Likewise, use enough gun for your target, under bad circumstances, and, take enough gun to stop any predator that might not like you hunting in his territory.

S
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Old November 19, 2006, 01:40 PM   #38
Hello123
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A powerful round through the shoulder blades on a deer is better than behind the shoulder. It kills and plants them where they stand. There is not much meat to save there anyway.
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Old November 21, 2006, 06:00 PM   #39
454c
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QUOTE :
A friend of mine shot an airborne buck with a 30-30 at 75 yards... the bullet only pushed the deer over the small ridge... another hunter shot it... they dug my firends bullet from between the tail and the pelvis... completely un-deformed!! The deer was not damaged by the bullet but was probably feeling the pain...I believe an '06 would have crippled the animal fast enough to shoot it again and the tag would have been my friend's... He retired his 30-30.



Classic,the cartridge gets the blame. At 75 yds., it's not gonna matter if it's a 30-30 or 30-06.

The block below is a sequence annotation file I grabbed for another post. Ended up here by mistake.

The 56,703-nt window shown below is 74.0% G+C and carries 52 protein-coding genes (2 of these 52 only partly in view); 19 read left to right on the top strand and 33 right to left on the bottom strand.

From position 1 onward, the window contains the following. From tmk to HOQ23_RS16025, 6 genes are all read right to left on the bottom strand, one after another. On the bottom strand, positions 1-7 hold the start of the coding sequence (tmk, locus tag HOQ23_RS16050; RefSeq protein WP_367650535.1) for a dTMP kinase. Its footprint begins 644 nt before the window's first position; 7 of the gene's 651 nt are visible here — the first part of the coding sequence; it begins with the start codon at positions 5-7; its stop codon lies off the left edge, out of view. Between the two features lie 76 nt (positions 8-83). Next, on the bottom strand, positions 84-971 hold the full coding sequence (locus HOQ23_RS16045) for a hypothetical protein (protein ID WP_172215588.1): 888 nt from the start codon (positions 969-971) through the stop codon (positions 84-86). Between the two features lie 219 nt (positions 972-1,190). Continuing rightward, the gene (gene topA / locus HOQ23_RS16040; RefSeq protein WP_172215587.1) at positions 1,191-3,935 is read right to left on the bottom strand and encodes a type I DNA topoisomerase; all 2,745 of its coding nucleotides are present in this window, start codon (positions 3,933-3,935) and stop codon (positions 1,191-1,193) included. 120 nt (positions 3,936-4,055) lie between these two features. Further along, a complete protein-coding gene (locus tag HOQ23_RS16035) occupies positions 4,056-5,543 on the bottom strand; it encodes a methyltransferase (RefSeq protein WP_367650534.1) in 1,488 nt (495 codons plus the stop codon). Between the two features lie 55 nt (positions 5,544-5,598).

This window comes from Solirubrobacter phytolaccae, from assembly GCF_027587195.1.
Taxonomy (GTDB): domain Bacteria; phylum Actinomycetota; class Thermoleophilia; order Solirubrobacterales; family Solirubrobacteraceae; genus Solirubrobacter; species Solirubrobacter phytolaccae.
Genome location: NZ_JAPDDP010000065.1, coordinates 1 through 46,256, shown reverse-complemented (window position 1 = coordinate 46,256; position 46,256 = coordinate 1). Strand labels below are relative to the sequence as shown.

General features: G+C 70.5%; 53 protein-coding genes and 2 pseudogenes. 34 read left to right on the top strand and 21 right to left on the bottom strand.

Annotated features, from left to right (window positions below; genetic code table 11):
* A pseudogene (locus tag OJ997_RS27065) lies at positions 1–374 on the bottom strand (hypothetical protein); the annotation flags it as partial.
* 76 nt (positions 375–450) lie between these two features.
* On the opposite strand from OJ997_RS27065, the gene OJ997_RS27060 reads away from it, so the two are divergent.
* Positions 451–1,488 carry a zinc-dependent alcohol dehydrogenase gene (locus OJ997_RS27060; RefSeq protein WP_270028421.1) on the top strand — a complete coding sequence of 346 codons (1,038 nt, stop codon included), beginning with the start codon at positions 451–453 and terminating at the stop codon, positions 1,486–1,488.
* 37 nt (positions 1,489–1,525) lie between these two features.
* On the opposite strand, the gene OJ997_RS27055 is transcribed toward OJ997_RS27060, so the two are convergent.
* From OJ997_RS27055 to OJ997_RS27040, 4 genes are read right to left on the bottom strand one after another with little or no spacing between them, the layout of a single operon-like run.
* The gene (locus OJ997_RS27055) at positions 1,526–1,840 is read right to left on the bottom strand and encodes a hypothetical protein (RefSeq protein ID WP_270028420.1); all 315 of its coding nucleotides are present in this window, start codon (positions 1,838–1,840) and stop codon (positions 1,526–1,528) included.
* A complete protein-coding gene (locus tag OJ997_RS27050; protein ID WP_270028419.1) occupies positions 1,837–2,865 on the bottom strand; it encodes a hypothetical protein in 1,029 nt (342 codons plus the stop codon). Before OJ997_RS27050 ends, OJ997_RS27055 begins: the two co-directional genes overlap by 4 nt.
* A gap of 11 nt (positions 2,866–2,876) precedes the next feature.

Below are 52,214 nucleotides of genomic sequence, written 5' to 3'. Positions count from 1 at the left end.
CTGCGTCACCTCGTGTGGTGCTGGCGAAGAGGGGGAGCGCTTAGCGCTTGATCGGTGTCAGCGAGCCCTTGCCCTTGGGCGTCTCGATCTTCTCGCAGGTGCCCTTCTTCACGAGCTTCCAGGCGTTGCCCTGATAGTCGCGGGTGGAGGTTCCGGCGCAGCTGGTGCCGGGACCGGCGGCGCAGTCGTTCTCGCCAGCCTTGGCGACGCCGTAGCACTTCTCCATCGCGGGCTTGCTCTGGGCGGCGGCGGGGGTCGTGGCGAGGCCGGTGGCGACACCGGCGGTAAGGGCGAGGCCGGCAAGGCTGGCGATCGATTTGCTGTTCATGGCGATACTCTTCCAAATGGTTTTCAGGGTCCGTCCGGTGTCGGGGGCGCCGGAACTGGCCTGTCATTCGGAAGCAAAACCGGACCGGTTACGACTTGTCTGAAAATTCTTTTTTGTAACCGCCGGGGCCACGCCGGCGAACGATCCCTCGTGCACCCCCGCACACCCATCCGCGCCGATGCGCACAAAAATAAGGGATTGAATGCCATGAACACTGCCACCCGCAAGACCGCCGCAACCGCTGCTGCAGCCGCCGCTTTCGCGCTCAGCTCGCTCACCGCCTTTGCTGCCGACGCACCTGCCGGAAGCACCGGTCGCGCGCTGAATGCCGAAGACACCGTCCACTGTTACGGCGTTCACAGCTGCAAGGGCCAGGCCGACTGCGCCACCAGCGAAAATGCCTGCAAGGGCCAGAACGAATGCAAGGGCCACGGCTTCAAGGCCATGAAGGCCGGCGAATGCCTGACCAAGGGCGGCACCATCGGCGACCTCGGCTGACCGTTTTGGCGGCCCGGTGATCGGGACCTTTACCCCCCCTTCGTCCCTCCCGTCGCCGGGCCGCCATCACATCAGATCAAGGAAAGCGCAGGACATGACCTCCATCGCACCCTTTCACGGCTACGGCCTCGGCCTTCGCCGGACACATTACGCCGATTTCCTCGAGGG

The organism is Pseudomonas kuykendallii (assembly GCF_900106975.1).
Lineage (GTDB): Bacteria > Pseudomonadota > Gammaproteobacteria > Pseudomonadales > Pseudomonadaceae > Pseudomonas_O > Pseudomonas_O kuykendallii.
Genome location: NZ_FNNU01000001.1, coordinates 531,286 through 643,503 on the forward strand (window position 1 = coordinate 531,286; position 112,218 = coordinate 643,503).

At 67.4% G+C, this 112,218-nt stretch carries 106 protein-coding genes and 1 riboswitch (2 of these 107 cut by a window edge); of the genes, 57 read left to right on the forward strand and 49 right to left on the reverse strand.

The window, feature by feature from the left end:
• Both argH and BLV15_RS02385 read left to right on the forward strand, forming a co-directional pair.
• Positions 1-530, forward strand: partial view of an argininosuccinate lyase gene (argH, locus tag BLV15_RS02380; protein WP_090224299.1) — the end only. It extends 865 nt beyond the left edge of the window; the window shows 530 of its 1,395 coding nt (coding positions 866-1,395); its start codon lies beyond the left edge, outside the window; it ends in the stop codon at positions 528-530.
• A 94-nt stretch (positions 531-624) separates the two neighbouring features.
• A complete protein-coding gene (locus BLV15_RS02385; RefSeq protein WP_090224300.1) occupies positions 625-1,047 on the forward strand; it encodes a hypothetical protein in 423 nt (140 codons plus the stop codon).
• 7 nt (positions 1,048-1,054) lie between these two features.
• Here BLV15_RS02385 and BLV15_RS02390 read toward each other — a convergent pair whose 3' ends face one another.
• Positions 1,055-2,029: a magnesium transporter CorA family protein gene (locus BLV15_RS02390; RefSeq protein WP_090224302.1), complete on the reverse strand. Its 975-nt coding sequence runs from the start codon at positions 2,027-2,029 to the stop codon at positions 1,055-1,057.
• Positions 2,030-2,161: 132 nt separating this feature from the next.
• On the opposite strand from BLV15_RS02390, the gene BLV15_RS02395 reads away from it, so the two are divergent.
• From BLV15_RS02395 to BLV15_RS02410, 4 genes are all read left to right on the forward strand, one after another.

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Old November 26, 2006, 08:27 AM   #40
Socrates
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As long as people hunt for trophies, and not food, you end up with the scenario's I described, and, you do need the edge of a big bore rifle, though I'm not convinced a less then 375 H&H magnum is worth much, in a mag caliber. Big bears, deer, elk, don't get that way by being stupid, or, allowing humans to get close to them, or, allowing a human to have a good shot at them.

If you were REALLY hungry, the same scenarios would apply, as well. Don't care if that texas heart shot on that big hog is all I've got, I'm hungry, and, I'm eating today, so I'm shooting now...

If you can't get it done with a 30-06, in the lower 48, what magnum is going to make any difference?
.375 RUM comes to mind, and, a 458 Lott works for me;-)

I guess the next question would be: If you shoot a pig, bison, buffalo, with a 450 Nitro Express 2, 500 grain bullet, at 2200 fps, a fairly consistent game reaction is the game goes down. It may get right back up, but, the whack is enough to cause enough shock for the animal to go off it's feet. During this time, you can focus, and finish the animal. Rifles that do this on a consistent basis, usually start with 416 Rigby, 458 Win mag, Lott, Ackley, and go up. Would such impact be useful for hunting deer, pigs, etc. and, would the knock down effect be enough to allow a second shot?

Since my 375 H&H is marginal for this sort of effect on game, I have a very hard time believing any of the lesser magnums would have such effect.

Am I way off here?

S